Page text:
Robert Greenberg

Historian, Composer, Pianist, Speaker, Author

Archive for Brahms – Page 2

Music History Monday: A Very Tough Crowd

156 years ago today – on March 13, 1861 – Richard Wagner’s opera Tannhäuser was first performed in Paris at the Théâtre Imperial de l’Opéra. The Paris production of Tannhäuser remains one of the greatest operatic flops of all time: a scheduled ten-performance run that was reduced to three disastrous performances before the opera was withdrawn. Aside from its fabulous gossip value, it’s a story that must be told because it is this Paris version of Tannhäuser that continues to be the version performed today. Richard Wagner had a checkered history with Paris and the Parisians. He lived there in terrible poverty between 1839 and 1842. He returned there in 1859 under very different circumstances: he was no longer an unknown and had, for the time being, some real money in his pocket. While in Paris this second time around, Wagner made friends in very high places, including Princess Pauline Metternich, the daughter-in-law of the former Austrian Chancellor Prince Clemens Wenzel von Metternich. It was thanks to the intervention of the Princess that in March of 1860 the French Emperor, Louis-Napoleon, commanded a performance of Tannhäuser at the Paris Opera. Tannhäuser was not a new work. It had been premiered […]

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Scandalous Overtures — Brahms: The King of Practical Jokes

According to my Oxford English Dictionary, a practical joke is “a trick played on someone in order to make them look foolish and amuse others.” As definitions go that one is DEAD ON. Unlike a verbal joke, which features a storyteller and a presumably amused listener, a practical joke requires a victim: a patsy, a fall guy (or gal) whose victimization (and potential humiliation) becomes the source of amusement for the perpetrator and whomever else is looking on. Some practical jokes can be funny; for example, the ones on the old Candid Camera TV show. Still, I suspect that many of the show’s victims were not particularly amused at all, and only acted like good sports because they saw the camera at the conclusion of their ordeals. Generally speaking, I have found that people do not like to be publicly duped, embarrassed, and held up to ridicule. The advent of YouTube has turned everyone and her sister-in-law into an Allen Funt (the host of Candid Camera). We can watch folks become the butt of someone else’s pranks all day, along with that offshoot of the practical joke, the video “fail”. It makes us wonder: What sort of people perpetrate practical […]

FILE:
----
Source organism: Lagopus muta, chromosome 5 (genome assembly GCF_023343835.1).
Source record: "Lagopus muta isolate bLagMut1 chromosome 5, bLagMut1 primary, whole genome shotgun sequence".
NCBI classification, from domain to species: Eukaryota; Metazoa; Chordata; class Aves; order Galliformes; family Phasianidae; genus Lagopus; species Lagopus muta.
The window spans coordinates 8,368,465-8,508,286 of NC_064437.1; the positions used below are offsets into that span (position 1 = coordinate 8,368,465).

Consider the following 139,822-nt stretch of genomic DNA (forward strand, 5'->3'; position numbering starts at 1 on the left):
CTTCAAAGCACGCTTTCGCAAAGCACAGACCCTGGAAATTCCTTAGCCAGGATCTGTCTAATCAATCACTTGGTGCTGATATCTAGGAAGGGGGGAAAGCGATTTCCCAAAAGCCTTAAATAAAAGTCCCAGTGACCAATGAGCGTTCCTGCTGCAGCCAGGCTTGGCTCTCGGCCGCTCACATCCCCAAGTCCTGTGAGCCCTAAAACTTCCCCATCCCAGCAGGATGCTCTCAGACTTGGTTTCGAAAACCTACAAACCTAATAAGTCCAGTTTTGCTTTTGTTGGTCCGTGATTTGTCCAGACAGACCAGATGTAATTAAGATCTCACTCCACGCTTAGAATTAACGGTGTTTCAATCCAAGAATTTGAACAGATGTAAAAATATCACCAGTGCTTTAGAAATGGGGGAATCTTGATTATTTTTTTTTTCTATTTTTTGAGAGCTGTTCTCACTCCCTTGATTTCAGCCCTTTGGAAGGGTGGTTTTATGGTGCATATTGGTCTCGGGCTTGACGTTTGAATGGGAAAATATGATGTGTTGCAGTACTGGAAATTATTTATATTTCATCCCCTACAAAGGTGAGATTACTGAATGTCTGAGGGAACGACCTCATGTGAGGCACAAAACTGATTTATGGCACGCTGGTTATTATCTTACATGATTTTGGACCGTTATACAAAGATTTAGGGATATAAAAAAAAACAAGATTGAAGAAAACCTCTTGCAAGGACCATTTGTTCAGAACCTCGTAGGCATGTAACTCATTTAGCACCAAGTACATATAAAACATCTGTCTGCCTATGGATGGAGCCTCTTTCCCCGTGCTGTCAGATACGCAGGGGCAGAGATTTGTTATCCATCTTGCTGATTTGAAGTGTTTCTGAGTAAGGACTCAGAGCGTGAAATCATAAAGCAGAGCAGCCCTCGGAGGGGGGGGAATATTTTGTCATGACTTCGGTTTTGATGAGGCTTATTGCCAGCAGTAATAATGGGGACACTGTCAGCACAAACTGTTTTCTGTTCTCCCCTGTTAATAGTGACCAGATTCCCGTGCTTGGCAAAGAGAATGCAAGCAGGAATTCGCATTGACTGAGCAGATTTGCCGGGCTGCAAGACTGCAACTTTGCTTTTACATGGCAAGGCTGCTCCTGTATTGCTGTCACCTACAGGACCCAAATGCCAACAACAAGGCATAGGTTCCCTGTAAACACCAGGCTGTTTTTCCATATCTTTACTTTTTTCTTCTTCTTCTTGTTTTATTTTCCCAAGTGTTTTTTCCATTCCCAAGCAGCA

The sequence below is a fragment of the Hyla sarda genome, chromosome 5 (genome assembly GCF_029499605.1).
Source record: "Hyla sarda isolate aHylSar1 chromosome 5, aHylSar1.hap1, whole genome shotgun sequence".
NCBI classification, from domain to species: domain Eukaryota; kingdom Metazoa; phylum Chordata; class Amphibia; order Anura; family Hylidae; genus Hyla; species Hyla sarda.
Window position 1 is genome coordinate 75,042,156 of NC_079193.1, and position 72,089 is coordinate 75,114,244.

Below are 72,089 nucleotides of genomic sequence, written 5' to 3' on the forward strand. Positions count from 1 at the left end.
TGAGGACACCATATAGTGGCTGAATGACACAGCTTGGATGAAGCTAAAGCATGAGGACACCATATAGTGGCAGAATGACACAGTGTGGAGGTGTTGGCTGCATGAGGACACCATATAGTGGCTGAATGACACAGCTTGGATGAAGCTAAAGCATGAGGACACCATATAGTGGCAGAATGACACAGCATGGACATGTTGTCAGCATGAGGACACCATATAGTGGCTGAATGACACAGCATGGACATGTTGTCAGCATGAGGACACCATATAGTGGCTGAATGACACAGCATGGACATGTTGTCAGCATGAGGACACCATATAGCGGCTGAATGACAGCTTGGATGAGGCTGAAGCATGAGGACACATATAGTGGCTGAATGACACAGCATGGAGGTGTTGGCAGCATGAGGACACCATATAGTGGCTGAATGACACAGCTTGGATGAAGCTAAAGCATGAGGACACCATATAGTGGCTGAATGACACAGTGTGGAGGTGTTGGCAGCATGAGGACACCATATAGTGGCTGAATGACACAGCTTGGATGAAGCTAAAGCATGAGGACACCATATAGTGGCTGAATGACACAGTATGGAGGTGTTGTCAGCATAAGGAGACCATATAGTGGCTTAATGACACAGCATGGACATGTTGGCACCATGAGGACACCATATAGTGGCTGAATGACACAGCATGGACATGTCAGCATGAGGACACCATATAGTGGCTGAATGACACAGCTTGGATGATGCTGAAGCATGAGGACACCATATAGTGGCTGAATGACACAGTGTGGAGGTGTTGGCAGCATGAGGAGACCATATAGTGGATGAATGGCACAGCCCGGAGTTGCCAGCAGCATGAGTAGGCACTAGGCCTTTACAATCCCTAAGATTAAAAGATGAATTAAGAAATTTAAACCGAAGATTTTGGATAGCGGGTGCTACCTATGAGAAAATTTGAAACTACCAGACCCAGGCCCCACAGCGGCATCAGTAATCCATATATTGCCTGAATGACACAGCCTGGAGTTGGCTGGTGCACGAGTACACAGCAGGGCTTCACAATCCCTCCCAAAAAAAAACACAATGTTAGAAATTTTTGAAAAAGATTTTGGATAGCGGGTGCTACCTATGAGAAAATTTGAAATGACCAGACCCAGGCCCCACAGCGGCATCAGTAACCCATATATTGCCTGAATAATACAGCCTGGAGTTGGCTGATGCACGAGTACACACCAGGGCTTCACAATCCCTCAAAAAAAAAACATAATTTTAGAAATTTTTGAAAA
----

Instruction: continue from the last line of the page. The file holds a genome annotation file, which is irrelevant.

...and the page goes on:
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Scandalous Overtures — Johannes Brahms & Clara Schumann: Did They Or Didn’t They?

There is a cadre of power-elite, formerly-married women in the entertainment biz today who have a reputation for dating significantly younger men, among them Jennifer Lopez, Susan Sarandon, Sharon Stone, Madonna, Demi Moore, and Cher. And who can blame them? My only problem with this is that none of them ever dated me when I was a lad! Oh, to have been the arm candy of a beautiful, successful, and experienced woman. It would have been, I think, a little slice of heaven. Of all the composers I can think of, the only one who has lived that heaven was Johannes Brahms (1833-1897). The familiar image of Johannes Brahms is that of a portly, late middle-aged man with a big beard and an omnipresent cigar; an image that exudes a bourgeois, professorial machismo. But for most of his life, Brahms did not physically look like the Brahms we are familiar with today. The paunch didn’t start to appear until his late thirties. And the beard?Brahms was what we might call a “late shaver” — his whiskers didn’t even start to grow in until his early forties, and he didn’t grow the beard until his mid-forties. Johannes Brahms at twenty looked […]

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Reporting from Vienna — The Haydn House

For my two Euros, the best monument to a composer in Vienna is – by far – the house in which Joseph Haydn lived during the last twelve years of his life, from 1797 to 1809. Here’s the story: Between 1791 and 1795, Joseph Haydn twice visited England. The first of Haydn’s most excellent English adventures took place between January of 1791 and June of 1792, and the second one between January of 1794 and August of 1795. These trips cemented Haydn’s reputation as the world’s most famous and popular living composer and made him – as composers go – a rich man. It was thanks to the money Haydn earned during his first English adventure that he was able to do something that neither Antonio Vivaldi (who died in Vienna in 1741) nor Wolfgang Mozart (who died in Vienna in 1791), nor Beethoven, Schubert, Brahms, nor Mahler (who died in Vienna in, respectively, 1827, 1828, 1897, and 1911) ever managed to do: Haydn bought his very own house in Vienna. It was a one-story house on Kleine Steingasse in the Viennese suburb of Obere Windmūhl. It had been spotted by Haydn’s wife Maria Anna while he was away in […]

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